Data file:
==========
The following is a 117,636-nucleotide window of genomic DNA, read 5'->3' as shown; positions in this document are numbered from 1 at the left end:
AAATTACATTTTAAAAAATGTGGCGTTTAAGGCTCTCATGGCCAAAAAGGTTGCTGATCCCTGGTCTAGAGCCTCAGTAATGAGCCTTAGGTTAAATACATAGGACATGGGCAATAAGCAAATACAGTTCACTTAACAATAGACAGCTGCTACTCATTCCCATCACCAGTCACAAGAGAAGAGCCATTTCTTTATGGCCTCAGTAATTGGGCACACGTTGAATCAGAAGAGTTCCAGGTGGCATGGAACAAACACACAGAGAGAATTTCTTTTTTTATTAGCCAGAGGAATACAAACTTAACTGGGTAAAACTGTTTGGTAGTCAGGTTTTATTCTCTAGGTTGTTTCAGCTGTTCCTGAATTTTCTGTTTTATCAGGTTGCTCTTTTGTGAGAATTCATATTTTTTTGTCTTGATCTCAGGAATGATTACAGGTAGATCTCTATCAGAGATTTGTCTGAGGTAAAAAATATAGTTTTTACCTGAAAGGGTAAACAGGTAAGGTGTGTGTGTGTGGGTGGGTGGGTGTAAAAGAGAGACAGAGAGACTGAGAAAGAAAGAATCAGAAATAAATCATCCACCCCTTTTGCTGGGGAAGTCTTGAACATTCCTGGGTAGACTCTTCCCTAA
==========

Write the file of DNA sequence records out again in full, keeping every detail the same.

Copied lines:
The following is a 117,636-nucleotide window of genomic DNA, read 5'->3' as shown; positions in this document are numbered from 1 at the left end:
AAATTACATTTTAAAAAATGTGGCGTTTAAGGCTCTCATGGCCAAAAAGGTTGCTGATCCCTGGTCTAGAGCCTCAGTAATGAGCCTTAGGTTAAATACATAGGACATGGGCAATAAGCAAATACAGTTCACTTAACAATAGACAGCTGCTACTCATTCCCATCACCAGTCACAAGAGAAGAGCCATTTCTTTATGGCCTCAGTAATTGGGCACACGTTGAATCAGAAGAGTTCCAGGTGGCATGGAACAAACACACAGAGAGAATTTCTTTTTTTATTAGCCAGAGGAATACAAACTTAACTGGGTAAAACTGTTTGGTAGTCAGGTTTTATTCTCTAGGTTGTTTCAGCTGTTCCTGAATTTTCTGTTTTATCAGGTTGCTCTTTTGTGAGAATTCATATTTTTTTGTCTTGATCTCAGGAATGATTACAGGTAGATCTCTATCAGAGATTTGTCTGAGGTAAAAAATATAGTTTTTACCTGAAAGGGTAAACAGGTAAGGTGTGTGTGTGTGGGTGGGTGGGTGTAAAAGAGAGACAGAGAGACTGAGAAAGAAAGAATCAGAAATAAATCATCCACCCCTTTTGCTGGGGAAGTCTTGAACATTCCTGGGTAGACTCTTCCCTAA